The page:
Measuring parsing speed against the existing URL is a bit of an apples-to-oranges comparison because the standards are so different, but it's a reference point people care about. There's still more that can be done to increase WebURL's parsing speed; I have some ideas, and I'll be trying them in the coming months.

API

But perhaps the coolest thing about WebURL is its API. Here are a couple of highlights:

  1. In-place mutation

    If you want to set a property on a WebURL, you don't need to create a URLComponents and change the value and make another URL object; with WebURL, you just set the value:

    var url = WebURL("http://github.com/karwa/swift-url/")!
    
    // Upgrade to https:
    url.scheme = "https"
    url.serialized // "https://github.com/karwa/swift-url/"
    
    // Change the path:
    url.path = "/apple/swift/"
    url.serialized // "https://github.com/apple/swift/"
    

    Because WebURL is a copy-on-write value type, this replacement can happen in-place, without needing to allocate a bunch of intermediate objects.

  2. PathComponents view

    WebURL provides an efficient Collection of the URL's path components, which shares storage with the URL object:

    var url = WebURL("http://github.com/karwa/swift-url/")!
    
    for component in url.pathComponents {
      // component = "karwa", "swift-url", ""
    }
    if url.pathComponents.dropLast().last == "swift-url" {
      // ...
    }
    

    Not only that, but you can also mutate through this view. It's amazing, you have to try it:

    var url = WebURL("file:///swift-url/Sources/WebURL/WebURL.swift")!
    
    url.pathComponents.removeLast() 
    // url = "file:///swift-url/Sources/WebURL"
    
    url.pathComponents.append("My Folder")
    // url = "file:///swift-url/Sources/WebURL/My%20Folder"
    
    url.pathComponents.removeLast(3)
    
    url.pathComponents += ["Tests", "WebURLTests", "WebURLTests.swift"]
    // url = "file:///swift-url/Tests/WebURLTests/WebURLTests.swift"
    

    It also has index-based mutations functions, including a full replaceSubrange, which you can use together with the Collection implementation to perform more complex path manipulation. Again, all of this can happen in-place, so the days when URL operations were much slower than DIY string manipulation or regexes should be a thing of the past.

  3. Query parameters

    WebURL has a similar kind of view for the key-value pairs which are often encoded in a URL's query string. Here, we use @dynamicMemberLookup to create a concise and convenient syntax:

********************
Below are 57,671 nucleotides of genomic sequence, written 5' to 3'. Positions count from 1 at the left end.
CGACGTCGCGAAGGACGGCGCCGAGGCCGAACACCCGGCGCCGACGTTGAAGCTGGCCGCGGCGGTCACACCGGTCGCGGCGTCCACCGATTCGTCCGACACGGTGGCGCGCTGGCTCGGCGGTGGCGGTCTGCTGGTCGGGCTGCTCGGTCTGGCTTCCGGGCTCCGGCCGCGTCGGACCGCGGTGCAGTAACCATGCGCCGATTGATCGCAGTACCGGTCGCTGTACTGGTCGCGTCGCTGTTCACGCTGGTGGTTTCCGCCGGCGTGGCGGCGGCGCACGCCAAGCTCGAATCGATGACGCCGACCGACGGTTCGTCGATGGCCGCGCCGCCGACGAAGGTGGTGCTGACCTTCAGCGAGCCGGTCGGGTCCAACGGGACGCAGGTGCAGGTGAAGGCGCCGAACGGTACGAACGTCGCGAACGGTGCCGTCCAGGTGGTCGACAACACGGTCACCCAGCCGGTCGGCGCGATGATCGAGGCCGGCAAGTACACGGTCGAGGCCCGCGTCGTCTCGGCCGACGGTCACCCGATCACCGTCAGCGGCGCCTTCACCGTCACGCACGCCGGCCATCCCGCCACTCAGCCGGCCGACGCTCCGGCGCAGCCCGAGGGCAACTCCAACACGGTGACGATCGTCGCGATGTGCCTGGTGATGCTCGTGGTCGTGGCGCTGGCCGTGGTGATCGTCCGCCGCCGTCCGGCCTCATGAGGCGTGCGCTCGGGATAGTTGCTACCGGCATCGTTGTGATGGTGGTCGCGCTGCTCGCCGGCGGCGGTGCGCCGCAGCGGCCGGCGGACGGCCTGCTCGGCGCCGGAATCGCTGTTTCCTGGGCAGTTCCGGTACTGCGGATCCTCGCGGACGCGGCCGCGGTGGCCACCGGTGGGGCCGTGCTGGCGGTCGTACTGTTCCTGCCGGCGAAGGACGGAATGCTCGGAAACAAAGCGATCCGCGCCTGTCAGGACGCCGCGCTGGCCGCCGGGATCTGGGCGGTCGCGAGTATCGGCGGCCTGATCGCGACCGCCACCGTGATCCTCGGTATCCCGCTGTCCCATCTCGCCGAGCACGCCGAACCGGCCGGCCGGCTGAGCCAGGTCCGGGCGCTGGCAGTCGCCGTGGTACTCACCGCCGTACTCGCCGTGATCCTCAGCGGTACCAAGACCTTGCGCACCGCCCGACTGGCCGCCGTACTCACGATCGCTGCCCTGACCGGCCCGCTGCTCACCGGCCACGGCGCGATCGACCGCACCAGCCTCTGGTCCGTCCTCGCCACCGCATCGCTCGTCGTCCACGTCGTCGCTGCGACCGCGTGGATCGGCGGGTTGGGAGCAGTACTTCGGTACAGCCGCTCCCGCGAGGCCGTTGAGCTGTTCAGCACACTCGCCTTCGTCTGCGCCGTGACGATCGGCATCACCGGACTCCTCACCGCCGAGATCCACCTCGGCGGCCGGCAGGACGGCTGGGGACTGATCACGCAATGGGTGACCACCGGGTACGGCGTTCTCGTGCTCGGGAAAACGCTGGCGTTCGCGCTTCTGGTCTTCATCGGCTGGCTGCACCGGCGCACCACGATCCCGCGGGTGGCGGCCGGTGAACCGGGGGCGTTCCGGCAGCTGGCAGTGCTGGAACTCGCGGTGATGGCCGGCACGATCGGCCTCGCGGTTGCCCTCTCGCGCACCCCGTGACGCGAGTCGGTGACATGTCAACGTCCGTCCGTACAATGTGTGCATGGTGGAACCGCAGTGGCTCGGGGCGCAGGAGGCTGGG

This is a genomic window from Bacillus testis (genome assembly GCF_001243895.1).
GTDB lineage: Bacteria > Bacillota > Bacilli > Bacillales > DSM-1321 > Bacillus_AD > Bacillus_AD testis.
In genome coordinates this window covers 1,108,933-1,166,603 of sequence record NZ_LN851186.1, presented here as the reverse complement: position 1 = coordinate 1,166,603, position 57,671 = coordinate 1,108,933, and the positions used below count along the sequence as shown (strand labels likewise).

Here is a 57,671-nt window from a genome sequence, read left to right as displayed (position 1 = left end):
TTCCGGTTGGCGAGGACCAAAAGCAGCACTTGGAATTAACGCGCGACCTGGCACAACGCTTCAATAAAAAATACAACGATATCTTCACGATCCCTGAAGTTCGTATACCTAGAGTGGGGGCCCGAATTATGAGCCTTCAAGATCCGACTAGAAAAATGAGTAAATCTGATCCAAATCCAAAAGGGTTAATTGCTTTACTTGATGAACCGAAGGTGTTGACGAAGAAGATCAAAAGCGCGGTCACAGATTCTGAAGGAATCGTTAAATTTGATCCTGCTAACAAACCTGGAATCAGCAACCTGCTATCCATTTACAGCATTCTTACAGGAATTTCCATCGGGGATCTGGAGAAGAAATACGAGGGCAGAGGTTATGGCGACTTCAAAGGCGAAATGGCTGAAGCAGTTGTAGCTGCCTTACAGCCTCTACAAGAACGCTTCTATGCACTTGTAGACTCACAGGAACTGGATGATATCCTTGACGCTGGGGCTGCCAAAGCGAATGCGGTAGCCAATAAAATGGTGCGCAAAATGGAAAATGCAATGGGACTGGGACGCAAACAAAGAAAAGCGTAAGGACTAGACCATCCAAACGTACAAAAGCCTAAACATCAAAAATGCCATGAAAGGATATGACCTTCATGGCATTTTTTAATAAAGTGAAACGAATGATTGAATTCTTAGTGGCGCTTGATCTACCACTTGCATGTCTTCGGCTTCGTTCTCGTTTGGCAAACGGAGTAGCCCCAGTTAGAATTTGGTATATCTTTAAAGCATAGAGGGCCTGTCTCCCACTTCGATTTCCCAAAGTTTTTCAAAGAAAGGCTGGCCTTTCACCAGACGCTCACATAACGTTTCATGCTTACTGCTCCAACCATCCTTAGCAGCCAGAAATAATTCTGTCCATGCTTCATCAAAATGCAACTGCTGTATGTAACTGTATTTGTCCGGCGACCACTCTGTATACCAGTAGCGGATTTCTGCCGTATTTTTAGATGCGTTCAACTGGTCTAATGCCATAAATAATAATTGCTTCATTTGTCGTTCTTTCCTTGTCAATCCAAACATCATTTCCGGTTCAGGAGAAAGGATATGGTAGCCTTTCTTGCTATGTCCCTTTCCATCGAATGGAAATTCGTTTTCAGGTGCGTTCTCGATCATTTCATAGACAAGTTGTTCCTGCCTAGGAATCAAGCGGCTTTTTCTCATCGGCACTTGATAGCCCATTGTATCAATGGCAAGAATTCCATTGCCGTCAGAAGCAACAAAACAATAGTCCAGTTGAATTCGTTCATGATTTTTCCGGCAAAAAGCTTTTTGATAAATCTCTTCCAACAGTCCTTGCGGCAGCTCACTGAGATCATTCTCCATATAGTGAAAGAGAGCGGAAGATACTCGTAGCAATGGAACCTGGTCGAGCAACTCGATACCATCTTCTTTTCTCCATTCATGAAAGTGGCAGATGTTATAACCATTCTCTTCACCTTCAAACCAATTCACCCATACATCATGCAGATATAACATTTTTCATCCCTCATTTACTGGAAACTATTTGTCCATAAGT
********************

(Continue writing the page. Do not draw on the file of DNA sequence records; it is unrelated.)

var url = WebURL("https://example.com/currency/convert?amount=20&from=EUR&to=USD")!
    
    url.formParams.amount // "20"
    url.formParams.to // "USD
    
    url.formParams.amount = "56"
    url.formParams.to = "Pound Sterling"
    // url = "https://example.com/currency/convert?amount=56&from=EUR&to=Pound+Sterling"
    
  4. And more!

    And there's a lot more than that! WebURL comes with a lot of utility functionality necessary for working with URLs, including:

    • pure-Swift IP address types, including parsing and serialisation compatible with inet_aton/pton and inet_ntoa/ntop.
    • Percent-encoding and decoding (both eager and lazy)
    • Host objects and Origins
    • A UTF-8 view, allowing for arbitrary slices of URLs and modifying a URL's components using generic collections of UTF-8 bytes.

Roadmap

The implementation is extensively tested, but the interfaces have not had time to stabilise.

While the package is in its pre-1.0 state, it may be necessary to make source-breaking changes. I'll do my best to keep these to a minimum, and any such changes will be accompanied by clear documentation explaining how to update your code.

Aside from stabilising the API, the other priorities for v1.0 are:

  1. file URL <-> file path conversion.
  2. Converting to/from Foundation.URL.
  3. Benchmarking and optimizing setters, including modifications via pathComponents and formParams views.

For more information, see the project's README, where I go over some of the issues I'll expect to encounter along the way. I know that for a lot of macOS/iOS code, compatibility with URLSession is critical; unfortunately I don't have an excellent answer for that right now. I go over some of the issues in the README, but the short answer is that even if we could convert reliably, round-tripping would break Hashable and Equatable because there's a good chance we'll need to add percent-encoding along the way. So the answer isn't obvious, but I'm going to be trying out a variety of approaches to see what's possible.